Treat water as scarce resource and manage water better for fish and people, says Fisheries Council
The Pacific Fisheries Resource Conservation Council (PFRCC)today released a report entitled âFreshwater for Fish and People: Moving Towards âLiving Water Smartââ that advocates for treating water as a scarce resource and promotesstronger water management practices to protect salmon ecosystems.
âAfter this long hot summer, the need to maintain adequate flows in streams for salmon is clearer than ever,â said Mark Angelo,Chair of the PFRCC (www.fish.bc.ca). âIt is imperative that the Province must update the âWater Actâ and take the steps required to protect water resources for salmon and their ecosystems. For too long, salmon needs have taken a back seat to the withdrawal of water from streams for other purposes such as agricultural and industrial use.â The report examines attempts in other jurisdictions, including Alberta, Washington State and Australia, to resolve water issues through better balance between instream and out-of-stream water use. âThis review made it clear that a legal basis such as a more balanced Water Act, is needed to ensure adequate flows are retained and that interested parties work together to improve water efficiency, which will in turn benefit fish,â added Angelo. The report is accompanied by a plain-language brochure that explains why a new approach toward water use and management is urgently needed. It also identifies a variety of tools than can effectively resolve conflicts between excessive water extraction and ecosystem needs. These includeeducation, conservation, financial incentives, water pricing and regulatory penalties. The Council recommends that they be used not independently, but rather as part of a comprehensive new package on water management, and in ways that increase the flexibility of decision makers to respond to local needs and local information. The report and brochure challenge government leaders to provide the right design and mix of tools to ensure the success of the Provinceâs 2008 Living Water Smart initiative so that Pacific wild salmon andother fish species will benefit, along with people. It also challenges all of us as British Columbians to act and understand that water is a scarce resource essential for the healthy future of salmon and people. A full copyof the Councilâs report âFreshwaterfor Fish and People: Moving Towards âLiving Water Smartââ authored by Marc Nelitz, Tanis Douglas and Murray Rutherford as well as the accompanying plain-language brochure can be downloaded at www.fish.bc.ca. The Pacific Fisheries Resource Conservation Council (www.fish.bc.ca) wascreated in 1998 and is an independent advisory body whose mandate is to alertand inform the federal and provincial governments and the public on issues thatt hreaten Pacific salmon and their habitat.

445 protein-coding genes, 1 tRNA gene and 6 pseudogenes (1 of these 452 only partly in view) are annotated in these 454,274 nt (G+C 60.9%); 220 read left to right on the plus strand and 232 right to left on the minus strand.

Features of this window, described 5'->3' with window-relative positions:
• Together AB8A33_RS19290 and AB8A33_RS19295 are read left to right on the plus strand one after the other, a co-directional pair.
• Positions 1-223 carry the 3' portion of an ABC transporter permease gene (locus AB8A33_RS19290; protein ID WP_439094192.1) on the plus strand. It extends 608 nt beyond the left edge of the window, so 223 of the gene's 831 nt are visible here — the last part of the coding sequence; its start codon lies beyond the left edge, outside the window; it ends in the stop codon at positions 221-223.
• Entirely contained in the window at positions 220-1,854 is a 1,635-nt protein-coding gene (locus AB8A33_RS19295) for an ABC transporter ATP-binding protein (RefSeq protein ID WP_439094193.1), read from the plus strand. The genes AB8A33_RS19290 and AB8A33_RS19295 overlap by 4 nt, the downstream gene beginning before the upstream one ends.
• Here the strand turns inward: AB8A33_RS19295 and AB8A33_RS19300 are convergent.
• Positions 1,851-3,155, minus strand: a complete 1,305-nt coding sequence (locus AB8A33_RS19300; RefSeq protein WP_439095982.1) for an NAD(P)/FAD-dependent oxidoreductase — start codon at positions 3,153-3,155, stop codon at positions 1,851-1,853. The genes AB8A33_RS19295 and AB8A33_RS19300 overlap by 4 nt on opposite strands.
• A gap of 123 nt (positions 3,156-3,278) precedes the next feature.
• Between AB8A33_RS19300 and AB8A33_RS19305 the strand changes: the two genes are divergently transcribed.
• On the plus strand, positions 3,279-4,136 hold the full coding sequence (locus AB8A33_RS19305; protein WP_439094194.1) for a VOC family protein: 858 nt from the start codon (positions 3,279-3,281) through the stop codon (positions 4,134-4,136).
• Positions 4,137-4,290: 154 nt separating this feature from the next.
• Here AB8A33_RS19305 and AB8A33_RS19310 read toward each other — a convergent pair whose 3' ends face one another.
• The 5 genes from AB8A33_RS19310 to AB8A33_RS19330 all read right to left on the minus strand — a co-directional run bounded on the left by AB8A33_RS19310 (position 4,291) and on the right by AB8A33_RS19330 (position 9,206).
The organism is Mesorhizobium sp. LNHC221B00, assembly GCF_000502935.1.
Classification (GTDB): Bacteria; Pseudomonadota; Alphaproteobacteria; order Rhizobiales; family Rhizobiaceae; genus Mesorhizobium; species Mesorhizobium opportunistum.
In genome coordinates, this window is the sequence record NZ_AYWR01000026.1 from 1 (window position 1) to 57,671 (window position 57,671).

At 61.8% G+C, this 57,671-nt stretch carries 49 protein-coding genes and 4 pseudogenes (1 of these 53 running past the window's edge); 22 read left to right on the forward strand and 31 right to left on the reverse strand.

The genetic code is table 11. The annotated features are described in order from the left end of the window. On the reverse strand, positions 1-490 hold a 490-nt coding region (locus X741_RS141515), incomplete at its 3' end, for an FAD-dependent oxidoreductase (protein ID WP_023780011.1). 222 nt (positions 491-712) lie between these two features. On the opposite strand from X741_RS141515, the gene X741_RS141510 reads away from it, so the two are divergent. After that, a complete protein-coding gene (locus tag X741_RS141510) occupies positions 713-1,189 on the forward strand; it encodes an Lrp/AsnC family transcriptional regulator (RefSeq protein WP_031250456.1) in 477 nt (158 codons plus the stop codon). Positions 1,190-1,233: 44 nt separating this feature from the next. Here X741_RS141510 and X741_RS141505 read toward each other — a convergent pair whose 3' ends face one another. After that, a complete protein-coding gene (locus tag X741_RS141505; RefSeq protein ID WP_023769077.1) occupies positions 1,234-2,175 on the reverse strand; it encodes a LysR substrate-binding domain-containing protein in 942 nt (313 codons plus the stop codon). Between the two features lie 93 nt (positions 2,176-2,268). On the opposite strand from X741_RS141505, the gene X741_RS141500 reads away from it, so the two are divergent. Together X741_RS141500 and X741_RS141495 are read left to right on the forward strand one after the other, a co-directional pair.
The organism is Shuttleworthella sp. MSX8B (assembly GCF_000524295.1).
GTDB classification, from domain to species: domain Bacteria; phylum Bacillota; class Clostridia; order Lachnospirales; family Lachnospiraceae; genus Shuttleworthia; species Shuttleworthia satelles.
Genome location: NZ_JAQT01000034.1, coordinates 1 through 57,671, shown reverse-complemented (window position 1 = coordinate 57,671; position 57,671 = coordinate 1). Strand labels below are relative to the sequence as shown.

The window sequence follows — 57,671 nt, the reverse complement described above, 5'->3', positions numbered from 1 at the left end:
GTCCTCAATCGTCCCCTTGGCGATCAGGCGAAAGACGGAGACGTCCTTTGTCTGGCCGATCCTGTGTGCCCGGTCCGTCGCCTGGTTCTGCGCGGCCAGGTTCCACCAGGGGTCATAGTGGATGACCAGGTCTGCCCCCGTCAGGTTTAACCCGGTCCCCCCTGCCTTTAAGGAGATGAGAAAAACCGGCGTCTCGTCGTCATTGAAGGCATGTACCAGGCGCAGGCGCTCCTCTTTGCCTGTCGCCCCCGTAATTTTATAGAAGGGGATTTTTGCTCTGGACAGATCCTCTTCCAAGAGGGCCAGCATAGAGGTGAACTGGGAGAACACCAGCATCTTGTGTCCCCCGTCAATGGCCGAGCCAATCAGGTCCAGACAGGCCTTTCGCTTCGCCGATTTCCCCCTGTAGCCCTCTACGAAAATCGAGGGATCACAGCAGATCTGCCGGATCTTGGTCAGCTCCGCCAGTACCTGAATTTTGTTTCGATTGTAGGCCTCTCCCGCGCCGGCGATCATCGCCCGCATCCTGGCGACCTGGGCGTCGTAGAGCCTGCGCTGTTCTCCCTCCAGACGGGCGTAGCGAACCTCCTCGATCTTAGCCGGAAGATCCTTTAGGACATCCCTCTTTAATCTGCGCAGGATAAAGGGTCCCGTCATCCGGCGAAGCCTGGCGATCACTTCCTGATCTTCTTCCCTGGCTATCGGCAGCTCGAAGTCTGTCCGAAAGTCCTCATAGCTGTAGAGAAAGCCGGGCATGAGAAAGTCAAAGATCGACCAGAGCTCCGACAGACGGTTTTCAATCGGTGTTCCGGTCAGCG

Source: The Pacific Fisheries Resource Conservation Council
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